I stood in the middle of the room holding three grocery bags in each hand and struggling to find an empty space to place them. Despite the valiant efforts of my wife throughout the day, the children had managed to cover every surface of our home in ridiculous amounts of debris. It might sound cliche to say that it looked like our living room had been hit by a tornado, but that is quite literally how it appeared. Coats exploded around the room as if our closet had been lifted in the air and shook upside down, papers covered in pink and purple drawings were scattered across the floor, A doll baby lay on the kitchen counter next to a toaster coated in cinnamon and sugar dust.
I used my forehead to push aside a mound of homemade confetti that was piled up on the dining room table. Lydia had spent the afternoon making flags out of straws and construction paper and had left behind a million multicolored toenail clippings. I placed the bags on the edge of the table and blew at a stray jewel of paper that was now dangling from my hair. The chaos of the room was already starting to tangle around me like vines in a rainforest.
“Well…” I thought to myself. “Now I have to find a way to make a salad in this place.” I lifted a nearby math workbook and revealed a cutting board already sitting on the table. It had obviously been used to dissect a pickle earlier that afternoon. “This will work.”
I could hear the children stomping back and forth at the top of the stairs. They were searching for their pajamas. Or perhaps they were chasing their pajamas down like lions chasing down a wildebeest. It would have sounded the same.
I took a deep breath and set to work on the salad. I was just starting to chop a cucumber a few moments later when I heard a loud crash and Clara appeared in the living room. She brushed aside a strand a hair that was stuck to her red forehead.
“Dad!” she yelled as if I were much further away than just five feet.
I put down my knife, “Yes Clara.”
“I learned something the other day.”
“So, I learned that if you want to remember something important that you have to do the next day, you should take something and throw it into the middle of the room where it doesn’t belong. That way in the morning you will see it in the middle of the room, and it will remind you of the important thing that you have to do that day.”
I looked past her, and my eyes traveled across the floor considering how I could hardly remember what color my carpet. Then I looked back at the little girl. She bowed slightly in my direction.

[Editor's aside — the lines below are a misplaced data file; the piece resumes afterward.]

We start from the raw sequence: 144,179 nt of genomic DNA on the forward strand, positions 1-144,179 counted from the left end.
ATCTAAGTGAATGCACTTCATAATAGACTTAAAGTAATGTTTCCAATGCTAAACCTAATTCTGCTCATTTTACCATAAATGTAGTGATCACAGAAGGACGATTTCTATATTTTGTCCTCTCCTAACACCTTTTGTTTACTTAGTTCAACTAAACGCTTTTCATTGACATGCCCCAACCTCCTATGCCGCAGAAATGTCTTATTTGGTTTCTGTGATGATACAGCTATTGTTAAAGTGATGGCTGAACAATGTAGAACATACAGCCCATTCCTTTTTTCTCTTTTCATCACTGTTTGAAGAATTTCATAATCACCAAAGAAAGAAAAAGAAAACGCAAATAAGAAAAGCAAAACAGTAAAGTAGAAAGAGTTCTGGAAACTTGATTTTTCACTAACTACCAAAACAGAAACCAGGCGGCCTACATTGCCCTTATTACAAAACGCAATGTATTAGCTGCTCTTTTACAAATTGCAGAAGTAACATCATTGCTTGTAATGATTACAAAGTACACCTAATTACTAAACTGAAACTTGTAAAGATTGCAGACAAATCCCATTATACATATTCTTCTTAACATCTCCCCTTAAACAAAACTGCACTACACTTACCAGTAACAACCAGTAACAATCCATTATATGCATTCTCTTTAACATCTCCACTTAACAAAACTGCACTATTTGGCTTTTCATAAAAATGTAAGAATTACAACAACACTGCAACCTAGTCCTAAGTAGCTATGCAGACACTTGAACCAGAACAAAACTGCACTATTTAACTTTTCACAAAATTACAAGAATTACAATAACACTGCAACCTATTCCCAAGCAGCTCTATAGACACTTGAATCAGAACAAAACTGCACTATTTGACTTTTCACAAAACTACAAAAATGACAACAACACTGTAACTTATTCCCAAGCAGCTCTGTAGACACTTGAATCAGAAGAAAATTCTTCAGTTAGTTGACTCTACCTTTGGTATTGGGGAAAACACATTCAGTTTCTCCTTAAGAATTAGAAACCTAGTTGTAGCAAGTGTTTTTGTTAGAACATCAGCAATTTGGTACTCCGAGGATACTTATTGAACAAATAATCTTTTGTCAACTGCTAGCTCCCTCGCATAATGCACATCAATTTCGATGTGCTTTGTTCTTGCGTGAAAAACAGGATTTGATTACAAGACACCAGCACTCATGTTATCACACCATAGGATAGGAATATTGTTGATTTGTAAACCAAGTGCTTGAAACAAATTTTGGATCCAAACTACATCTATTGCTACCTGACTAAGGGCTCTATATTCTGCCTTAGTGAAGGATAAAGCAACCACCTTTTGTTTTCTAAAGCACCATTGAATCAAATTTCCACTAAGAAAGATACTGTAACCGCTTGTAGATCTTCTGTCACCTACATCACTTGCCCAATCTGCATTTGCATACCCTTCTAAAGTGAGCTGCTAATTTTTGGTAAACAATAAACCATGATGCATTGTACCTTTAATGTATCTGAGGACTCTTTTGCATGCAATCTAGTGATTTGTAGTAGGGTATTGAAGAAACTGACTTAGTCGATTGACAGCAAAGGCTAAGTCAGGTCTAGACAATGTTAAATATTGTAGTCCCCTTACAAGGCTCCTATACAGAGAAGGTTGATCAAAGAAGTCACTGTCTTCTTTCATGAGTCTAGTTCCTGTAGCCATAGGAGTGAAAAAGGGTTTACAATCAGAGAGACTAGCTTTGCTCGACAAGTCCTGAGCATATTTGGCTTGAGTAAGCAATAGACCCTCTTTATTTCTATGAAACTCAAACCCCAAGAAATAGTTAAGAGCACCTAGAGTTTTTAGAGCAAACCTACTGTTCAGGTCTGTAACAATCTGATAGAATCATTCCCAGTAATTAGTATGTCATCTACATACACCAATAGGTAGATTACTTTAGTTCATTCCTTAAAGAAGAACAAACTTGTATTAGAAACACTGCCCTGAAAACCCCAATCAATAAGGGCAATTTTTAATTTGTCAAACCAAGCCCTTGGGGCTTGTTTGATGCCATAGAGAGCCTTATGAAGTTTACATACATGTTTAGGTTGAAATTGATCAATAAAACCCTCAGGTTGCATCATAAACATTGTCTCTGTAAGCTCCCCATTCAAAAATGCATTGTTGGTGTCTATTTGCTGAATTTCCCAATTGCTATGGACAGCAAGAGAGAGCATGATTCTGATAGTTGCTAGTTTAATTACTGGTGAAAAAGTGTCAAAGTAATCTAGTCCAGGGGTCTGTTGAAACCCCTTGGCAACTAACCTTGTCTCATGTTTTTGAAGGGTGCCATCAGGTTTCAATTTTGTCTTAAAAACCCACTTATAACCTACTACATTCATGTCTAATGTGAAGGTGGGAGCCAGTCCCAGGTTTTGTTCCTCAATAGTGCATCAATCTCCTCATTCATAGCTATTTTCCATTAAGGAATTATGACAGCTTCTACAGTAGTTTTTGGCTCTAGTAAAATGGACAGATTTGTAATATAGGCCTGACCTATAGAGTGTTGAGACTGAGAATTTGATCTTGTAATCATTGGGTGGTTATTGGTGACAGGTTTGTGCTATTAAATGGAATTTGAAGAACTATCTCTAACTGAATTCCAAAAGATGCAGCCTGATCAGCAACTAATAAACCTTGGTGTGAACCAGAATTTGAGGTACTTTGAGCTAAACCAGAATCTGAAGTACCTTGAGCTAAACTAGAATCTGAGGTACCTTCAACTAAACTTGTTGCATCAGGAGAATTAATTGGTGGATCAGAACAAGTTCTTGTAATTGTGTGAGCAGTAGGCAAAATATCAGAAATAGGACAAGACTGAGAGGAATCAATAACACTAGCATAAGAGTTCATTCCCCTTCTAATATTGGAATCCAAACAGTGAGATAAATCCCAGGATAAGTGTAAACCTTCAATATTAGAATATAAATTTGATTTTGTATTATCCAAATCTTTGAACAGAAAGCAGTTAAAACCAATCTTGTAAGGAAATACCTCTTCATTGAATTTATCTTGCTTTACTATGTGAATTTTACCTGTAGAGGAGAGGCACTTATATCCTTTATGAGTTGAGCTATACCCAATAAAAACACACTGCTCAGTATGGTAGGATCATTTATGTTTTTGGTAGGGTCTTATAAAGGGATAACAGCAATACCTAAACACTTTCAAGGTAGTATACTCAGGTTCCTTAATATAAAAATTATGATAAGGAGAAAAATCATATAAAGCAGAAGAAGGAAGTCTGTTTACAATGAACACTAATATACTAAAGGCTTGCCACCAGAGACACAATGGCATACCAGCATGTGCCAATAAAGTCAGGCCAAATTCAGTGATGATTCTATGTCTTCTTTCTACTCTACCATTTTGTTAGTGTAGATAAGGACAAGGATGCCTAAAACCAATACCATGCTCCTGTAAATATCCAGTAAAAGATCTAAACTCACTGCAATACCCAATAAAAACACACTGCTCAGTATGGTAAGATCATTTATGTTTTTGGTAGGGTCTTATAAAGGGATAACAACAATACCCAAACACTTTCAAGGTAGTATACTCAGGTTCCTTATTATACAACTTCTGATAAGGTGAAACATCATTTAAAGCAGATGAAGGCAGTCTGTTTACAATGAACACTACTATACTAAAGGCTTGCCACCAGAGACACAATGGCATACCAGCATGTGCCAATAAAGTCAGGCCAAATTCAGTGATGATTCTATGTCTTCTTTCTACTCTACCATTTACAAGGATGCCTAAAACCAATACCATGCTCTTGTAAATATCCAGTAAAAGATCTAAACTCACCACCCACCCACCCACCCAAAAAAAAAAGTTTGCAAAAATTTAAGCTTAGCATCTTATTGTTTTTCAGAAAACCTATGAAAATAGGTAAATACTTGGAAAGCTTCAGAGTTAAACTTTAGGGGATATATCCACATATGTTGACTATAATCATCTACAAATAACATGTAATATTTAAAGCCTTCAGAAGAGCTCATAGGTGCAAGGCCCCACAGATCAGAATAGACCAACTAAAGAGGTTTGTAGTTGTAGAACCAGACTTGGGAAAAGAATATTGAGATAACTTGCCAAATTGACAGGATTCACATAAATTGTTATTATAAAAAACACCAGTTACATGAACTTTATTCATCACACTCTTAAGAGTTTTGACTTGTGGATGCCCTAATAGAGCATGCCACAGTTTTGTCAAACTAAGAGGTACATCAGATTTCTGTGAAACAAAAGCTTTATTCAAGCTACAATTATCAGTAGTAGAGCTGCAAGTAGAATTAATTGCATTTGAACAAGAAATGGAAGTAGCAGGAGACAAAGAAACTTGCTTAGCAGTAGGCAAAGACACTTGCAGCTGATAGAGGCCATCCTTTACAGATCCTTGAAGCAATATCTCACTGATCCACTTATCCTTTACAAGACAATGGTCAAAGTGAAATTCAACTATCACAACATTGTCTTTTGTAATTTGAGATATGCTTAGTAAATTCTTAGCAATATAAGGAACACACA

My tired eyebrows raised and I blinked several times. It took far too long for her words to find room in my cluttered mind. Then slowly it hit me and I started to laugh. I opened my mouth and laughed and I laughed. Clara was clearly startled by this reaction and staggered backward, stumbling over a cash register and nearly tripping over a wad of multi-colored yarn. And I laughed. I laughed until I had to sit down and delicately balance myself in a three-legged chair at the table (the fourth leg was somewhere in the children’s bedroom for some reason). I laughed and I laughed, and with my eyes closed, still laughing, I picked up the knife and continued chopping blindly at the cucumber that I knew was somewhere in front of me.
I held my eyes shut, and I laughed, attempting to drown out the thought of the millions of things thrown and scattered across our floor, all of the black and white static of life and what all it might represent. An infinite ocean of clutter, each individual item reminding me of an infinitely long list of things I am meant to remember to do the following day. Every discarded sock that I have to pick up a reminder of yet another discarded sock that I have to pick up. I shut my eyes and laughed and in my mind I pictured myself falling, spiraling out of control into a never ending fractal of chores. And my hand continued chopping wildly at the cucumber.
“It works,” insisted the little girl, as she turned and ran back up the stairs.
But I didn’t see her go. I was still laughing, hyperventilating, struggling to keep my chair from collapsing underneath me, tears streaming down my face, a knife held firmly in my hand chopping a solid thing into a pile of tiny smaller ones and then scattering them and scattering them and scattering them across the dining room table.